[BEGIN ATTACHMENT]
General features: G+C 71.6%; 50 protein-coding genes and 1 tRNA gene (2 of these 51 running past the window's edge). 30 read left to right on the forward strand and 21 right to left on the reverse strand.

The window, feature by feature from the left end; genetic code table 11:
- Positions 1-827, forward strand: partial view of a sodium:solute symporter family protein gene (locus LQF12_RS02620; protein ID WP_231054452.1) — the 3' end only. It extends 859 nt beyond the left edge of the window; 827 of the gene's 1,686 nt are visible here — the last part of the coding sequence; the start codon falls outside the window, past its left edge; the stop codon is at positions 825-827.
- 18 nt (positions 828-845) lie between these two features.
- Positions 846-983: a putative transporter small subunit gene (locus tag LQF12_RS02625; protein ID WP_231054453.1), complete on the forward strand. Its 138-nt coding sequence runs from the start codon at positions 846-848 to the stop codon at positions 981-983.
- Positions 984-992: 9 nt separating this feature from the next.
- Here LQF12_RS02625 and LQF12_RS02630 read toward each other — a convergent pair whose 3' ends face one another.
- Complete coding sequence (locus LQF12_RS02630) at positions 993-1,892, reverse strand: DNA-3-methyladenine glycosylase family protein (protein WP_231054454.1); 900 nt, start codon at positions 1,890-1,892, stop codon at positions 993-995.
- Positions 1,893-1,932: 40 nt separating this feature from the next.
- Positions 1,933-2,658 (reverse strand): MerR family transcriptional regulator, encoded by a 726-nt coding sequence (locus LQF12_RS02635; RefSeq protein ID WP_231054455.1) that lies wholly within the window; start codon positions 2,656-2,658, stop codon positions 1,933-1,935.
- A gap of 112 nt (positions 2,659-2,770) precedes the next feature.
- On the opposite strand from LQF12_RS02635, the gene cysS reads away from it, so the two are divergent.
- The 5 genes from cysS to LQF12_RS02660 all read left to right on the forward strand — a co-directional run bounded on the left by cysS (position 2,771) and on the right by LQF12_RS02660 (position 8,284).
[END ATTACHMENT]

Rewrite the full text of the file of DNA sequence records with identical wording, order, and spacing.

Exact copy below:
General features: G+C 71.6%; 50 protein-coding genes and 1 tRNA gene (2 of these 51 running past the window's edge). 30 read left to right on the forward strand and 21 right to left on the reverse strand.

The window, feature by feature from the left end; genetic code table 11:
- Positions 1-827, forward strand: partial view of a sodium:solute symporter family protein gene (locus LQF12_RS02620; protein ID WP_231054452.1) — the 3' end only. It extends 859 nt beyond the left edge of the window; 827 of the gene's 1,686 nt are visible here — the last part of the coding sequence; the start codon falls outside the window, past its left edge; the stop codon is at positions 825-827.
- 18 nt (positions 828-845) lie between these two features.
- Positions 846-983: a putative transporter small subunit gene (locus tag LQF12_RS02625; protein ID WP_231054453.1), complete on the forward strand. Its 138-nt coding sequence runs from the start codon at positions 846-848 to the stop codon at positions 981-983.
- Positions 984-992: 9 nt separating this feature from the next.
- Here LQF12_RS02625 and LQF12_RS02630 read toward each other — a convergent pair whose 3' ends face one another.
- Complete coding sequence (locus LQF12_RS02630) at positions 993-1,892, reverse strand: DNA-3-methyladenine glycosylase family protein (protein WP_231054454.1); 900 nt, start codon at positions 1,890-1,892, stop codon at positions 993-995.
- Positions 1,893-1,932: 40 nt separating this feature from the next.
- Positions 1,933-2,658 (reverse strand): MerR family transcriptional regulator, encoded by a 726-nt coding sequence (locus LQF12_RS02635; RefSeq protein ID WP_231054455.1) that lies wholly within the window; start codon positions 2,656-2,658, stop codon positions 1,933-1,935.
- A gap of 112 nt (positions 2,659-2,770) precedes the next feature.
- On the opposite strand from LQF12_RS02635, the gene cysS reads away from it, so the two are divergent.
- The 5 genes from cysS to LQF12_RS02660 all read left to right on the forward strand — a co-directional run bounded on the left by cysS (position 2,771) and on the right by LQF12_RS02660 (position 8,284).